Quotation – “In the past and still today, virtually all persons who were going to marry during their lifetimes had married by age 45” (Marquardt et al. 2012:64). From my own personal experience this quote makes a great deal of sense. I am 43 and I have never been married and it seems that the closer I get to 45 the comfortable I become with the idea of remaining single. From my early thirties through my mid-thirties still being single bothered me. I searched for the right man and desperately wanted to get married and have children. I constantly worried about what other people thought about my state of singlehood. I had family members and friends telling me that I was too picky. However, when I reached 38 that began to change. I stopped looking for the right guy and I stopped worrying about what other people thought. I still wanted to get married, but I came to the conclusion that if it was meant to be it would happen. Today at age 43 I am not sure that I even want to get married anymore. I am happy and comfortable being single. I find that I no longer regret not finding the right man, but I do still regret not having kids. I realize now that the main reason I wanted to get married was to have children. At this point children are highly unlikely, which may be the reason marriage no longer seems so important to me. This may be the case for others that do not marry for the first time after age 45 as well.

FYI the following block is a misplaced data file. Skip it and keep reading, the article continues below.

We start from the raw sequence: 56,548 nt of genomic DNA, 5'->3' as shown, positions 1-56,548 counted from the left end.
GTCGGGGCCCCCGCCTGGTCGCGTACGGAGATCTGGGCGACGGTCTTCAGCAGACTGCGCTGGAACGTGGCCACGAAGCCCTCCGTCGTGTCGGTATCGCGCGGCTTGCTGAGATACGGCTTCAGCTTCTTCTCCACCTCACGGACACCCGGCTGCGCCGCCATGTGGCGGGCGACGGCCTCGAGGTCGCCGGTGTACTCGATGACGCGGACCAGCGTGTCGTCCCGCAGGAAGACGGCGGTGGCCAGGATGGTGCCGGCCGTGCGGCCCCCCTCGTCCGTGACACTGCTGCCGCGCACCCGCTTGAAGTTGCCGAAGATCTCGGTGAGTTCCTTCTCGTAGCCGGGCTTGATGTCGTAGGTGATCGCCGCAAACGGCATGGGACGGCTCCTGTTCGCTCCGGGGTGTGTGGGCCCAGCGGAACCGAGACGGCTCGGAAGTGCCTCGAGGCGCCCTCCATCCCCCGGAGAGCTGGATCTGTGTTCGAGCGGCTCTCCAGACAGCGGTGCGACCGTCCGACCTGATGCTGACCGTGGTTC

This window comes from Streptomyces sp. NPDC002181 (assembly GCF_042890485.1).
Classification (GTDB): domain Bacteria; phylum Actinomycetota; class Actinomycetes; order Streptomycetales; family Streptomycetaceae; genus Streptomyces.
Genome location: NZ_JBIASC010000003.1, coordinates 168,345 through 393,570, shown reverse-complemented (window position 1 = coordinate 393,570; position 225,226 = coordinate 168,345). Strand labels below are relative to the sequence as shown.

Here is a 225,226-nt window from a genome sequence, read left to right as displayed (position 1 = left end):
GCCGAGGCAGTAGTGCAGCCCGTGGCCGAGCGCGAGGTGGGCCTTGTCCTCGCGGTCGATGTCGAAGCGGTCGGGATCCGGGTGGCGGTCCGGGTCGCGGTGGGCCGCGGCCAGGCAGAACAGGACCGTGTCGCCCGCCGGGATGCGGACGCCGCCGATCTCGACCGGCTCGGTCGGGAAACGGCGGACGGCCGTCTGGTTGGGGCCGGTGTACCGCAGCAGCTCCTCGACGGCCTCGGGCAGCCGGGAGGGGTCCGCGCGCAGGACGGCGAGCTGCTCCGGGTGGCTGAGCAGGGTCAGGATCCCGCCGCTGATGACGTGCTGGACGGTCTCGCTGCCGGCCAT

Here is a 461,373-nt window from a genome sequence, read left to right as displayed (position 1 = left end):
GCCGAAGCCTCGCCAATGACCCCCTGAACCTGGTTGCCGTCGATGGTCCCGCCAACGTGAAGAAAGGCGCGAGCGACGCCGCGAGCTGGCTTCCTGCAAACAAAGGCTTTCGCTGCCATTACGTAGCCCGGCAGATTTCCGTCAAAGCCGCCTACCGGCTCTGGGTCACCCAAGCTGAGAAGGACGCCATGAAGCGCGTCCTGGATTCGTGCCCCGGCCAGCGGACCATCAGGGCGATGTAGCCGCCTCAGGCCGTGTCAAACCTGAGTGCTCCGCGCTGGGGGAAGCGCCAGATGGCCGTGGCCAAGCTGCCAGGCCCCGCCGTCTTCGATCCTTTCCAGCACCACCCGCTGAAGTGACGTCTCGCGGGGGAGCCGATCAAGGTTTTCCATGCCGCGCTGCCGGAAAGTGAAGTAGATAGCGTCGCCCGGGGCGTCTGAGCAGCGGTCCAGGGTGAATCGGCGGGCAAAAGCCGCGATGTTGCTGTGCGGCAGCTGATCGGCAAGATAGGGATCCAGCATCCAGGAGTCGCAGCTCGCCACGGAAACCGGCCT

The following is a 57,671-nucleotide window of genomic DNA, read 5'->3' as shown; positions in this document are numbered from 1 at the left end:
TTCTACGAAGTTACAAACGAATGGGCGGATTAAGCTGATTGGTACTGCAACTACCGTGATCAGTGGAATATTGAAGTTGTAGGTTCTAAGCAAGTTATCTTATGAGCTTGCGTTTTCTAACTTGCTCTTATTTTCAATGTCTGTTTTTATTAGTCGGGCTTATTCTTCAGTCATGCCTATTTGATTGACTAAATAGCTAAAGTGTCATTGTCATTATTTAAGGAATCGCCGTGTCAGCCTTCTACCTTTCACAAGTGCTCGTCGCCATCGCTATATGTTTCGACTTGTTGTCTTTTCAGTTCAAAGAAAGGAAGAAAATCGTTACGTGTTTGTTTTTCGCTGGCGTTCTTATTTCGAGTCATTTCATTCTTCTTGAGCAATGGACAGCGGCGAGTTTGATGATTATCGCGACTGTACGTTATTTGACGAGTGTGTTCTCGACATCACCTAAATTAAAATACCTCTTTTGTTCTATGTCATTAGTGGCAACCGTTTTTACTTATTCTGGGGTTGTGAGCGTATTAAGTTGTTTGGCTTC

Question – Have we forgotten that children are the future of our society?
This report compares data form the 1960’s and 1970’s to data from more recent years. When comparing this data, it appears that we seem to have forgotten that children are the future of our society. We are having fewer chi...
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... is not right for them at 22 or 28 (Seccombe 2015:348). People that are religious may be less likely to divorce because they have more social support and because most religion frown on divorce. And depending on what religion the couple belongs to they may find getting a divorce very difficult (Seccombe 2015:350).
• Another disturbing trend that the study points out is the rise in the number of children that do not live with their fathers. The percentage of children that did not live with their biological father in 1960 was 17%, today the percentage is a lot higher at 34% (Marquardt et al. 2012:64). Children that do not live with their fathers do not develop a strong relationship with them, when compared to children that live with their fathers (Seccombe 2015:359). These children may also be at greater risk for emotional and behavioral problems (Seccombe 2015:359).
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